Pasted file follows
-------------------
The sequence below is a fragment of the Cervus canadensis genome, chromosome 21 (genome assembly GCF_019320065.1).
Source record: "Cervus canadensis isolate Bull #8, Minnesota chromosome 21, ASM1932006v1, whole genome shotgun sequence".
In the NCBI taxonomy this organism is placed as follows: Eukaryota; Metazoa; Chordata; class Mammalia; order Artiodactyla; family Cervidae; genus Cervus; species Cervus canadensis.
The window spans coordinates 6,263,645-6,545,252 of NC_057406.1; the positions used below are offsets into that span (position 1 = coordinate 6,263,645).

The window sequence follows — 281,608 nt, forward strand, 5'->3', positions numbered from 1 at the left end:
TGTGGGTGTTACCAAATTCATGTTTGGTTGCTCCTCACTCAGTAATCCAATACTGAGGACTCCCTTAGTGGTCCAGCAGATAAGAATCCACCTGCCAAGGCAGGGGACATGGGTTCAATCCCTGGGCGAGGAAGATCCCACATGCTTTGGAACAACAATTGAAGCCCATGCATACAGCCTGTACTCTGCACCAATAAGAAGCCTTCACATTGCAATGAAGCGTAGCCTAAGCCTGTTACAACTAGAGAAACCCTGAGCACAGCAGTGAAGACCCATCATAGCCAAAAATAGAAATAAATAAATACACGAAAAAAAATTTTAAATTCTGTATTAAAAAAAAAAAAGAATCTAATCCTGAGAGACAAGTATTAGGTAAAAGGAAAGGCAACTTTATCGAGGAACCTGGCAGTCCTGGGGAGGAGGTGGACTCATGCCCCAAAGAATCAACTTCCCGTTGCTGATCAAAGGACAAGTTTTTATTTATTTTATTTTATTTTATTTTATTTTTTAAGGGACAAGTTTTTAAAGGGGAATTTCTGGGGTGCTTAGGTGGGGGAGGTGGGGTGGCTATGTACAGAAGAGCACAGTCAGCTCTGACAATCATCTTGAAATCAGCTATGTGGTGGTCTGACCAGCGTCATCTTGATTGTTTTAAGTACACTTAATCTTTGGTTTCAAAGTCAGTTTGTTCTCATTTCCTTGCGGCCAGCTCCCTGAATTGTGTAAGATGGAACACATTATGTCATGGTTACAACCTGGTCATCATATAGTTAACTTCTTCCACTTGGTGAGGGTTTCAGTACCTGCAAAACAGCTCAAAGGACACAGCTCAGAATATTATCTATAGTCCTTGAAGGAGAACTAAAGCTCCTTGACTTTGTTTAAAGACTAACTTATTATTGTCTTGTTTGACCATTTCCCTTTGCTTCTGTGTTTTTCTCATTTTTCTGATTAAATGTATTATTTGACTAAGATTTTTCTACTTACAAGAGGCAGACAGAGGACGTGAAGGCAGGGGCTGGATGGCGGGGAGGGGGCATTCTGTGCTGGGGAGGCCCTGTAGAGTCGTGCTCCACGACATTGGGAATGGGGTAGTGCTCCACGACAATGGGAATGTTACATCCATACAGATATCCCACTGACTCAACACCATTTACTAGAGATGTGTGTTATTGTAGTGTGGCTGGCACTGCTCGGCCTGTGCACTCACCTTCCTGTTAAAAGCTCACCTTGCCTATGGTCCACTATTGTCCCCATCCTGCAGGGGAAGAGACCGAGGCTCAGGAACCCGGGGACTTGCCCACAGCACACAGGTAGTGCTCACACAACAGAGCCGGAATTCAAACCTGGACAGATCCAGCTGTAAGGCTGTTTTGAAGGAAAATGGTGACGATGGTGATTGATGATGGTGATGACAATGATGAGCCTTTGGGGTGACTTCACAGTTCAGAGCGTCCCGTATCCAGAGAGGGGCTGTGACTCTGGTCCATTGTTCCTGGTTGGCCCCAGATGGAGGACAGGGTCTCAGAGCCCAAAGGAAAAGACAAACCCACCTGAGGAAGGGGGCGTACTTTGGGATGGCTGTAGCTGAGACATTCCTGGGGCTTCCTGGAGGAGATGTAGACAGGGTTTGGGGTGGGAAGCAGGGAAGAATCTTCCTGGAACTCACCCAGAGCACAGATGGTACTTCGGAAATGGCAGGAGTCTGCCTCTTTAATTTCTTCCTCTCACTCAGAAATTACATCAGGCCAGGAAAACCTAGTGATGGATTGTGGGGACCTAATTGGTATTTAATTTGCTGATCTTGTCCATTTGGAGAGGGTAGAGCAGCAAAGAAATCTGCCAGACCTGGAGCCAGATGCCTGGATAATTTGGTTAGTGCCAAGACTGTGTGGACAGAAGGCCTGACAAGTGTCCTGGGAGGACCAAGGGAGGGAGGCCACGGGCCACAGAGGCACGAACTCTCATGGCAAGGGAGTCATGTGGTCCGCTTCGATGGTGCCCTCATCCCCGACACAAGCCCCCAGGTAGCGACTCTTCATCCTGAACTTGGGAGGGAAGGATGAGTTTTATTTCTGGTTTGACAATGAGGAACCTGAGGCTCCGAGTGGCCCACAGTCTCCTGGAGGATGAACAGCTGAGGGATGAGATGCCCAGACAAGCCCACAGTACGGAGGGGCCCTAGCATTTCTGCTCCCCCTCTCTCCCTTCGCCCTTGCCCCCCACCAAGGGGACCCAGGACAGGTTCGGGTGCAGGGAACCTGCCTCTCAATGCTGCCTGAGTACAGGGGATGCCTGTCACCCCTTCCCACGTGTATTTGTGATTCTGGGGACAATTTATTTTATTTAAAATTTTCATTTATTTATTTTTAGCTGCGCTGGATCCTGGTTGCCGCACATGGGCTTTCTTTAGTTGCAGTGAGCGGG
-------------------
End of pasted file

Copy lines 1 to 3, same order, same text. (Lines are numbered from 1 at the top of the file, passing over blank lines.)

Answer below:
The sequence below is a fragment of the Cervus canadensis genome, chromosome 21 (genome assembly GCF_019320065.1).
Source record: "Cervus canadensis isolate Bull #8, Minnesota chromosome 21, ASM1932006v1, whole genome shotgun sequence".
In the NCBI taxonomy this organism is placed as follows: Eukaryota; Metazoa; Chordata; class Mammalia; order Artiodactyla; family Cervidae; genus Cervus; species Cervus canadensis.